The Assassination of Franz Ferdinand

3453 words 14 pages
12 History 91230

The Assassination of Franz Ferdinand

By Erin Jaggard

Introduction
The assassination of Archduke Franz Ferdinand in Sarajevo on 28th June, 1914 is often regarded as the event that triggered the First World War. This simple “cause and effect” formula does not do justice to what is a far more a complex story. While the assassination certainly helped to set in train a series of reactions by various governments that led to the outbreak of the war, the story neither begins or ends there. To try and figure out how the assassination of Archduke Franz Ferdinand was significant to New Zealand we have to look in to the causes leading up to the event and the consequences of the actions made afterward.

Background
On June
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The driver, Franz Urban, accelerated to a safe distance then stopped. About a dozen spectators lay injured on the ground. The car behind had been hit with fragments of the bomb, and had stalled.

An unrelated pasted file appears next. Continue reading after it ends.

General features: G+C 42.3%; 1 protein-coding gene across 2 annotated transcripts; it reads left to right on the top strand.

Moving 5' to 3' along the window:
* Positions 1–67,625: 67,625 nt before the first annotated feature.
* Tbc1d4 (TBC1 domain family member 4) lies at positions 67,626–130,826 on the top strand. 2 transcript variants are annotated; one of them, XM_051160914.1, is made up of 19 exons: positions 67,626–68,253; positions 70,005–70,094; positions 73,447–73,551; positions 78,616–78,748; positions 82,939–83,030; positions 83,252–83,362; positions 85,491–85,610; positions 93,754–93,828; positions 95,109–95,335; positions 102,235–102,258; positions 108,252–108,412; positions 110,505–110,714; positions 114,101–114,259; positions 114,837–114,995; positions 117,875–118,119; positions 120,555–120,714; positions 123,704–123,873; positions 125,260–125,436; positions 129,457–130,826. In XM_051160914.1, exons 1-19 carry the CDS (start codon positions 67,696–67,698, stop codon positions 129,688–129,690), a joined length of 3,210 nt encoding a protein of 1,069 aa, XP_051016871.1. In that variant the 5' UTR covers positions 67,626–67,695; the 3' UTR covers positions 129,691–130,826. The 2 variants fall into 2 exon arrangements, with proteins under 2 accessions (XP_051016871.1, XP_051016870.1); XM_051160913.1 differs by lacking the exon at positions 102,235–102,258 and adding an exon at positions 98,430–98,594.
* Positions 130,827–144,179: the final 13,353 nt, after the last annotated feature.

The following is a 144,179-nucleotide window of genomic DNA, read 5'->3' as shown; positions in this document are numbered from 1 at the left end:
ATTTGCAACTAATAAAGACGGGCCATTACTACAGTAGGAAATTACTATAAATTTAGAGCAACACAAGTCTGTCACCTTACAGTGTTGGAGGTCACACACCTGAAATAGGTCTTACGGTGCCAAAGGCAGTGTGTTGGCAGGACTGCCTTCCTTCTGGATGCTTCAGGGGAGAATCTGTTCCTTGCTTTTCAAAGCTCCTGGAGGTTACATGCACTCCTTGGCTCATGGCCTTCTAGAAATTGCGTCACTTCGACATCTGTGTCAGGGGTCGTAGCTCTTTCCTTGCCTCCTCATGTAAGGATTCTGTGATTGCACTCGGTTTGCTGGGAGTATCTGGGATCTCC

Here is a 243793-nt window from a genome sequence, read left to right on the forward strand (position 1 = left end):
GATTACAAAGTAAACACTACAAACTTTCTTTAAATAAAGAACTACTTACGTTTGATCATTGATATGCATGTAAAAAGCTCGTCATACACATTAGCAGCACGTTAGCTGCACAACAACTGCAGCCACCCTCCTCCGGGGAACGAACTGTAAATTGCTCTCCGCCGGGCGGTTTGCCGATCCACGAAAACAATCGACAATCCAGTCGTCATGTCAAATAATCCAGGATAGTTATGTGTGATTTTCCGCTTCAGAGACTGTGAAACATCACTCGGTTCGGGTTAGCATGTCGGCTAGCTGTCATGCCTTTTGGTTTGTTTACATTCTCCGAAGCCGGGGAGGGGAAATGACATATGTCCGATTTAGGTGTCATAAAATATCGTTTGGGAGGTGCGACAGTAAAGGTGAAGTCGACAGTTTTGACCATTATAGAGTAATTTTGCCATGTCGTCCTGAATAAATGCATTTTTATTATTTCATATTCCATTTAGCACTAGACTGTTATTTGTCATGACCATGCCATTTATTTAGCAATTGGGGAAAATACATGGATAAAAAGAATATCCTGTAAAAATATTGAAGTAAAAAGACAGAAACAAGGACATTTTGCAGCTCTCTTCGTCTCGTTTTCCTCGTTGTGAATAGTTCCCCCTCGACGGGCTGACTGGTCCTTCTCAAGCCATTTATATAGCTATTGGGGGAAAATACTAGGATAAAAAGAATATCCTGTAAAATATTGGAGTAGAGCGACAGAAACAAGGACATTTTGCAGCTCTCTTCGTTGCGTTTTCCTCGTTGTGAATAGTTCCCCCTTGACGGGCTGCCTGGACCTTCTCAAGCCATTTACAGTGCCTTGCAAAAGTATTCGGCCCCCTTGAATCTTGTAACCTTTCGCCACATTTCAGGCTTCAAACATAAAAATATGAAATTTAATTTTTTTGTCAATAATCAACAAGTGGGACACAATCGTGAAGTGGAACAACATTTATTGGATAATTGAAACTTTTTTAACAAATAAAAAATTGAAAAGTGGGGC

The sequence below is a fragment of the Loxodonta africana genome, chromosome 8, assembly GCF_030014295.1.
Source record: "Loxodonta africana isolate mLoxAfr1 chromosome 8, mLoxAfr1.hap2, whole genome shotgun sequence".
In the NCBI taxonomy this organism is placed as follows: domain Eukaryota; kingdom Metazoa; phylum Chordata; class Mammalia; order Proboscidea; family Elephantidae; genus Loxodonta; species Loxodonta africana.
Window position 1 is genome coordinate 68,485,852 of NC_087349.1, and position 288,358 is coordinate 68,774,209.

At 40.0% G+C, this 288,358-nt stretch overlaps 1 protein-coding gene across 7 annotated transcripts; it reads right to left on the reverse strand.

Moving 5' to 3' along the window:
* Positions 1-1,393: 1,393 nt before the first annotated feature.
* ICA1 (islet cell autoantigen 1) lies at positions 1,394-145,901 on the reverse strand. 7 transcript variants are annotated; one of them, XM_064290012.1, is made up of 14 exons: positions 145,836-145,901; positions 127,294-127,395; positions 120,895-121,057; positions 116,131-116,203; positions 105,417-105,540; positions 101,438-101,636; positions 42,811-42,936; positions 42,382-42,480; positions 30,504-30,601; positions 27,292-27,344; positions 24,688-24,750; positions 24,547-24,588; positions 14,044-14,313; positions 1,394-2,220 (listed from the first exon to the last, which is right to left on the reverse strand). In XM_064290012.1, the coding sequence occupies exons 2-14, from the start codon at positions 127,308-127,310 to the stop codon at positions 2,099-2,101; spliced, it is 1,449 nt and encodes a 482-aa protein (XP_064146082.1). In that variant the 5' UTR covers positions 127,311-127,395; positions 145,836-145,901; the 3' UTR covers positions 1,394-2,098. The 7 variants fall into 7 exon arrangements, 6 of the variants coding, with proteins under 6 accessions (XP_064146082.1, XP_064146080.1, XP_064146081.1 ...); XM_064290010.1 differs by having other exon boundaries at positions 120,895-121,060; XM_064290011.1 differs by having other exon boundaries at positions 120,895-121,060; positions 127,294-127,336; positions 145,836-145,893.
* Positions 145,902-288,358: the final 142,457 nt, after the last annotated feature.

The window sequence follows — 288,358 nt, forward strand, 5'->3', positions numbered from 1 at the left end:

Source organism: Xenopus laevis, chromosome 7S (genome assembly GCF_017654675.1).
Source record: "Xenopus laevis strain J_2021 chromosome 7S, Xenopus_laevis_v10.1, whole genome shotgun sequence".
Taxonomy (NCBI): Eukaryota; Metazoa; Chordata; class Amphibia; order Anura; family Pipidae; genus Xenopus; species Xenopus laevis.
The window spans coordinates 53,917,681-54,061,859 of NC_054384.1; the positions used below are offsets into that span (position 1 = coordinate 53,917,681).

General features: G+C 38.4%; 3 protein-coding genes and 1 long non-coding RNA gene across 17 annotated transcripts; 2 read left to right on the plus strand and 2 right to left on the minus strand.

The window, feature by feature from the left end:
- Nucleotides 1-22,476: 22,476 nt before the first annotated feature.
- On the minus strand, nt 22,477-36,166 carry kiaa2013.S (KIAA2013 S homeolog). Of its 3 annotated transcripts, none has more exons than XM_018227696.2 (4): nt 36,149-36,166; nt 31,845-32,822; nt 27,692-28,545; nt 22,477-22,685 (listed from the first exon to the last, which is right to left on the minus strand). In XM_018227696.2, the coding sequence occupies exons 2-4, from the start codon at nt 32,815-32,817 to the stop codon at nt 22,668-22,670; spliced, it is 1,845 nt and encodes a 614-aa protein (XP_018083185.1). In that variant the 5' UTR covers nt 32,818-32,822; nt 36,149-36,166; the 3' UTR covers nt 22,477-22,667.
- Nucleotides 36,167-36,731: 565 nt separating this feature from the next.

At 10:15am the archduke ensured that the injured were taken to hospital, then the motorcade continued towards City Hall. Unaware that there were other assassins still waiting in the crowd. Five of them watched as the motorcade sped past. It was now traveling too fast for them even to think about trying to assassinate the Archduke.

Arriving at the city hall at 10:20am, the Mayor of Sarajevo,Fehim Effendi Curcic, was faced by a furious Franz Ferdinand. The Mayor had ridden in the first car and was possibly unaware of what had just happened near Cumurja Bridge. Whatever the reason,he simply launched into his prepared speech of welcome. A discussion was held inside the hall regarding the rest of Archduke's schedule. But Franz Ferdinand did not wish to cancel his plans therefore the day's schedule did not change. Before leaving the city hall Potiorek suggested that Sophie remained behind; but, she replied: “As long as the Archduke shows himself in public today, I will not leave him.” Franz Ferdinand begged Sophie to do as the General suggested, but she would not listen.

The motorcade set off at around 11:10am, there were five in the royal car; the driver, Franz Urban; the Archduke, Sophie, General Potiorek, and the car's owner; Count von Harrich. Potiorek thought

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